Westlake Legal Group NFL-Antonio-Brown7 Antonio Brown signs with New England Patriots hours after Raiders cut him Samuel Chamberlain fox-news/sports/nfl/oakland-raiders fox-news/sports/nfl/new-england-patriots fox-news/sports/nfl fox news fnc/sports fnc article 8995b03d-63a6-5b58-b57b-335c03b9add1   Westlake Legal Group NFL-Antonio-Brown7 Antonio Brown signs with New England Patriots hours after Raiders cut him Samuel Chamberlain fox-news/sports/nfl/oakland-raiders fox-news/sports/nfl/new-england-patriots fox-news/sports/nfl fox news fnc/sports fnc article 8995b03d-63a6-5b58-b57b-335c03b9add1

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NOAA Slammed For Backing Trump Over Scientists In Dorian-Alabama Feud

Westlake Legal Group 5d741558230000230251273f NOAA Slammed For Backing Trump Over Scientists In Dorian-Alabama Feud

WASHINGTON (AP) — Former top officials of the National Oceanic and Atmospheric Administration are assailing the agency for undermining its weather forecasters as it defends President Donald Trump’s statement from days ago that Hurricane Dorian threatened Alabama.

They say NOAA’s action risks the credibility of the nation’s weather and science agency and may even risk lives.

Dismay came those who served under Republican and Democratic presidents alike as leaders in meteorology and disaster response sized up a sustained effort by Trump and his aides to justify his warning that Alabama, among other states, was “most likely” to be hit hard by Dorian, contrary to forecasts showing Alabama was clear.

That effort led NOAA to repudiate a tweet from the National Weather Service the previous weekend assuring Alabamans — accurately — that they had nothing to fear from the hurricane. The weather service is part of NOAA and the tweet came from its Birmingham, Alabama, office.

“This rewriting history to satisfy an ego diminishes NOAA,” Elbert “Joe” Friday, former Republican-appointed director of the National Weather Service, said on Facebook. He told The Associated Press on Saturday: “We don’t want to get the point where science is determined by politics rather than science and facts. And I’m afraid this is an example where this is beginning to occur.”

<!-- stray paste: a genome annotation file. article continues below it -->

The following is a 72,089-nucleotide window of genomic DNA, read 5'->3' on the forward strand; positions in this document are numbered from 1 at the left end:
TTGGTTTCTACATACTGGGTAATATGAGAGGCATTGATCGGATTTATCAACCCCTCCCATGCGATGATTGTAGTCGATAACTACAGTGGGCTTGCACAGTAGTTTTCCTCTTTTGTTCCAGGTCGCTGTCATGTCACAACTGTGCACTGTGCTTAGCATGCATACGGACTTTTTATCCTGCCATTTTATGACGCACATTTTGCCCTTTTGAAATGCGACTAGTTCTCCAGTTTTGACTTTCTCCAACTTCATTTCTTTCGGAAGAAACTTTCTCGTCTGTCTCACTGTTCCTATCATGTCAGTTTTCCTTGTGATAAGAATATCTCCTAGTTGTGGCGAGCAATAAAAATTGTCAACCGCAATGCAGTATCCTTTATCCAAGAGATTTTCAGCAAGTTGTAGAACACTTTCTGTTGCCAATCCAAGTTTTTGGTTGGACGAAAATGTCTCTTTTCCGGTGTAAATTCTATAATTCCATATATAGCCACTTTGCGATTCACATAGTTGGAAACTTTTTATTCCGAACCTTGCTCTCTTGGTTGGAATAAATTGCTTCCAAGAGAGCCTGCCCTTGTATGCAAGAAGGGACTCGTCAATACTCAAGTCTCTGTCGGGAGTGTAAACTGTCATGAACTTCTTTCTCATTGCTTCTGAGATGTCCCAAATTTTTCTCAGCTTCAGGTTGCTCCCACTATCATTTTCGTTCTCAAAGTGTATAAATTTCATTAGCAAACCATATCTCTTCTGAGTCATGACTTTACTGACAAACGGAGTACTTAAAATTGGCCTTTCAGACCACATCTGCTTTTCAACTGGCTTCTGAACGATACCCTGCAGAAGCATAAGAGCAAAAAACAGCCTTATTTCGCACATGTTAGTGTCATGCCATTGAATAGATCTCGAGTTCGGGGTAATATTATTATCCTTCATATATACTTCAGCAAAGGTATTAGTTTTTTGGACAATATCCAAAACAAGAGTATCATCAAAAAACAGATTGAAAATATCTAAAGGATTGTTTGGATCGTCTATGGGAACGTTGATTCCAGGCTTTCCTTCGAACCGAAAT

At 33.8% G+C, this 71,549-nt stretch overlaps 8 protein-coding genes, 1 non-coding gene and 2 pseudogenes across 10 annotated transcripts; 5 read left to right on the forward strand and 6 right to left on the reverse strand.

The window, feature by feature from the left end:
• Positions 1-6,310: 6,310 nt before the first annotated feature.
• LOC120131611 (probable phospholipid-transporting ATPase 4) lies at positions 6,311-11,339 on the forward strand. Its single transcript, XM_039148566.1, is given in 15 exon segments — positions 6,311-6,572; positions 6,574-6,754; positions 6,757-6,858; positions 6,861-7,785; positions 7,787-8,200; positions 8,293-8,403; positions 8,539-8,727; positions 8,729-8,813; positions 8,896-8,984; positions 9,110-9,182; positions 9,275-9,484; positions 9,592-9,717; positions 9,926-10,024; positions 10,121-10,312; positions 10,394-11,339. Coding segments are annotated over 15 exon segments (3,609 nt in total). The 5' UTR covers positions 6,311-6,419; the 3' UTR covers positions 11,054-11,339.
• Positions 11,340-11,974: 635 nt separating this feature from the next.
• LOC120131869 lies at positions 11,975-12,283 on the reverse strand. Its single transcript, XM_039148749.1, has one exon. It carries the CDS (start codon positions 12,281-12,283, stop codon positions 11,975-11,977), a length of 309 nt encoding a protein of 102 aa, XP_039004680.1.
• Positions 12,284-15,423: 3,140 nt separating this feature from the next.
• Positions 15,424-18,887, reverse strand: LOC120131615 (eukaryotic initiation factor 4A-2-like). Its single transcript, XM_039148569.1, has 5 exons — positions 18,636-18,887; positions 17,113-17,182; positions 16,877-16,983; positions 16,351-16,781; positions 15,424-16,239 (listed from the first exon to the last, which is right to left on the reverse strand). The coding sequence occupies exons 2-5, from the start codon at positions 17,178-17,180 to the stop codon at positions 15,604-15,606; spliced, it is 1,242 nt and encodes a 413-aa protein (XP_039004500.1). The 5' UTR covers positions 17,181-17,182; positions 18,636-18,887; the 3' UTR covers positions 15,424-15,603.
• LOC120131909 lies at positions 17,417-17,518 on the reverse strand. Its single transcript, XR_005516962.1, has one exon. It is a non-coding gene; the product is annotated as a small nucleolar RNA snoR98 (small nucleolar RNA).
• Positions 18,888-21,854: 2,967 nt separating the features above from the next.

Alabama had never been included in hurricane advisories and Trump’s information, based on less authoritative graphics than an official forecast, was outdated even at the time.

In the tempestuous aftermath, some meteorologists spoke on social media of protesting when the acting NOAA chief, Neil Jacobs , is scheduled to speak at a National Weather Association meeting Tuesday — in Huntsville, Alabama.

Former officials saw a political hand at work in NOAA’s statement disavowing the Birmingham tweet. The statement was issued by an anonymous “spokesperson,” a departure from the norm for federal agencies that employ people to speak for them by name.

“This falls into such uncharted territory,” said W. Craig Fugate, who was Florida emergency management chief under Republican Gov. Jeb Bush and director of the Federal Emergency Management Agency under Democratic President Barack Obama. “You have science organizations putting out statements against their own offices. For the life of me I don’t think I would have ever faced this under President Obama or Governor Bush.”

Jane Lubchenco, NOAA administrator during the Obama administration said: “It is truly sad to see political appointees undermining the superb, life-saving work of NOAA’s talented and dedicated career servants. Scientific integrity at a science agency matters.”

The White House declined to comment Saturday when asked if it had directed NOAA to release the statement. The president spent the morning at his Virginia golf club. NOAA officials also didn’t respond to requests for comment.

Retired Adm. David Titley, former NOAA operations chief during the Obama administration and a former meteorology professor at Pennsylvania State University said NOAA’s leadership is showing “moral cowardice” and officials should have resigned instead of issuing the statement chastising the Birmingham office. Joe Friday said he would have quit had he been in top officials’ shoes.

Titley said the episode might feed distrust of forecasts that help people make life-or-death decisions whether to evacuate.

“For people who look for excuses not to take action when their lives or property are threatened … I think this can potentially feed that,” Titley said.

Former NOAA deputy administration Monica Medina, who served in the Obama and Clinton administrations, said “it will make us less safe as a country.”